Difference between the Aitex and WK+ developed techniques?
- The dip coating technique that Aitex used allows you to have more technical options. Meaning that the temperature applied to coat the yarns are not so high. You can work with more materials using this technique. The only challenge here is that the process is much slower (compared to the melt coating technique).
- The melt coating technique that WK+ used shows a lot of potential. However, the options for materials to use are more limited. Meaning that the temperatures applied are much higher (compared to the dip coating technique). *The potential here is that the melt coating is much stronger. Meaning that the transformation force of the core filament could be potentially higher. Resulting into a more stronger deforming Adaptive Archi-Filament.
- To conclude the biggest challenge of creating the Archi-Filament: finding the correct balance of materials versus coating. It´s required to keep all pulling filaments and yarns inside the coating. The coating must not burst or break. Everything inside needs to stay ”frozen”.
Next to my own developed yarns I will also use some of the yarns and filaments that TextileLab has available. All these yarns will be programmed and prepared for the digital textile blueprints. The wave pattern that I created last month seemed not to work. I realized that I want to create a wavy shape, by the use of the Adaptive Archi-Filament. Meaning that this can only be done by starting with straight lines (and not to start with a wavy pattern line). These straight pattern lines will eventually become a deformed wave shape.
The technical blueprints below showcase examples on how some pattern layers are prepared. These three example layers will eventually become one Marinero garment. Luckily I had some extra time to prepare these adjustments. Good preparation is everything! In June and July I will be working at TextileLab Tilburg.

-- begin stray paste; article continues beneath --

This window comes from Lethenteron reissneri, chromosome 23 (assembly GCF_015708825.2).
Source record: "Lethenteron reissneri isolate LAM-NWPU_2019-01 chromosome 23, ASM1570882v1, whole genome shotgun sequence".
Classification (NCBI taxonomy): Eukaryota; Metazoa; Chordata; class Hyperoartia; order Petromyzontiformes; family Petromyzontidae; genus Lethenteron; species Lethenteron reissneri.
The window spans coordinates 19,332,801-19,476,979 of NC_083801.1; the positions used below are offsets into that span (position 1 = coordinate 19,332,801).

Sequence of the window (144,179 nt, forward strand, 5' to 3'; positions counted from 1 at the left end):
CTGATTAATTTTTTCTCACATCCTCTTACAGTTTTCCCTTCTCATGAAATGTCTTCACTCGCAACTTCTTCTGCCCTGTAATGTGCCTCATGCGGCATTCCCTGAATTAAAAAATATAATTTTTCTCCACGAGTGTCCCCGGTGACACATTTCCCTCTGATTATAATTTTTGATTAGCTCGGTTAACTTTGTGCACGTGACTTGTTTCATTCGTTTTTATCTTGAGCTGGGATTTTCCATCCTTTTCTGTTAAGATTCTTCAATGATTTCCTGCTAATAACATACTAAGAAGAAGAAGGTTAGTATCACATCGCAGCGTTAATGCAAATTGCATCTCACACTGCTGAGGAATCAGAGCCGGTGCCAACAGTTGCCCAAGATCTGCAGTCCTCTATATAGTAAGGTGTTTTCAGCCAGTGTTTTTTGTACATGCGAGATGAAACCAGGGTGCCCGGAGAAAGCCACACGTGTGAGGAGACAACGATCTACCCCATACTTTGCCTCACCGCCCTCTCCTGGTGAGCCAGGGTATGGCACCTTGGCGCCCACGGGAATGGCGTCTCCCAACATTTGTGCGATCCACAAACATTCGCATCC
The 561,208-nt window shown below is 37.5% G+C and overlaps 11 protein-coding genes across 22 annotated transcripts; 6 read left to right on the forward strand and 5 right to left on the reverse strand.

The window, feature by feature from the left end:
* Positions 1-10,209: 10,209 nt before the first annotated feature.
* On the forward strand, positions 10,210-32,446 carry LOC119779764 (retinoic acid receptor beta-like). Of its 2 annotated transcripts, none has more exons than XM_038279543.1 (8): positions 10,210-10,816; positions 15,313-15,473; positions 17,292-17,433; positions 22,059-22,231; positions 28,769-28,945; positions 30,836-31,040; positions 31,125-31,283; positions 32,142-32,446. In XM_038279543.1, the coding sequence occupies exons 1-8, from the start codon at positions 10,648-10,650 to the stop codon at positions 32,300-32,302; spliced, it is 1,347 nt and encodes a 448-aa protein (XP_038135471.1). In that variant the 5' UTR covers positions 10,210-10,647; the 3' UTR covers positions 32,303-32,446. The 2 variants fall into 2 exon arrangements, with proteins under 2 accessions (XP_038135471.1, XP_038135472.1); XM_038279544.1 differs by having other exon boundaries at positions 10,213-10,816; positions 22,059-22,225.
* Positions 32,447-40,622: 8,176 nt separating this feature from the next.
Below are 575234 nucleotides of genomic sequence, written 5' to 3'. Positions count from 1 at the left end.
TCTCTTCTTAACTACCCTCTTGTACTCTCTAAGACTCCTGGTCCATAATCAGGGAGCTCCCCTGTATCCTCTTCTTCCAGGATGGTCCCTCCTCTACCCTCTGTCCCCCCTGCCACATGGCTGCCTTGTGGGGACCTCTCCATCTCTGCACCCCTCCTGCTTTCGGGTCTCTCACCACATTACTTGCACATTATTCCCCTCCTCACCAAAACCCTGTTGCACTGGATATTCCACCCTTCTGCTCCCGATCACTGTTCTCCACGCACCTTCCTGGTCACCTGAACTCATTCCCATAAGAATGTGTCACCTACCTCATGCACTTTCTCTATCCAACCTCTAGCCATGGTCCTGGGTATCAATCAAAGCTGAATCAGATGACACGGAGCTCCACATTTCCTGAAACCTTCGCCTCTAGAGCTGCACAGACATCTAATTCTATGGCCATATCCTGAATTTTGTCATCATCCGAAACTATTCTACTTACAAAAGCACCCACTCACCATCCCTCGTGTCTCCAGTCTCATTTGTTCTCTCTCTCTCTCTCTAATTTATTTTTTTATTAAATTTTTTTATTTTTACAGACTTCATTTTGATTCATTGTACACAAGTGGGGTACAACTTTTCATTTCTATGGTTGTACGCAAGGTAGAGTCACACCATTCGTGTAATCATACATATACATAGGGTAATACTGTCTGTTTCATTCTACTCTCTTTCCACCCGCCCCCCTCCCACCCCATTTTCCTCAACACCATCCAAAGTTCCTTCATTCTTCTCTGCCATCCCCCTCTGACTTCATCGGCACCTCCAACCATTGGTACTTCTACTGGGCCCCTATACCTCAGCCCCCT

*Material installation updates
Sonsbeek forest in Arnhem has been added to the list of official tailored by weather locations. I needed to contact the government and apply for a legal expo location permit. Medio May I got the confirmation that my team can build the installation between July and December 2020. The design of the Sonsbeek installation will be a different version. We are going to hang the installation between two trees. This will be done by using steel wires. Bart will help me throughout this whole process. The timelapse camera will be constructed high up in one of the nearby surrounded trees.
If you are curious about these plans, then focus on my upcoming blogs. I will be sharing more images and clips about this process.
The confirmed locations now are:
- 1: Alcoy @ Aitex textile institute ( 2020 )
- 2: St. Gallen @ Empa material laboratories ( 2020 )
- 3: Arnhem @ B46 Kema chemistry laboratories ( 2020 )
- 4: Arnhem @ Sonsbeek forest ( 2020 )
Image: Sonsbeek forest Arnhem
Timelapse camera’s will document the tailored by weather process. One camera can document a total of 2 months, by using the 32gb sd-card and 4 AA batteries. Bart Nijboer designed and constructed the first test version of the camera holder. We need to build 5 windproof structures for the timelapse camera. A strong and heavy foundation will keep the platform steady. The water resistant camera can be easily constructed around the tube, by using the aluminium camera holder. These camera structures will help us to find the correct spot at the tailored by weather locations.
For more info visit: www.studioadaptiveskins.com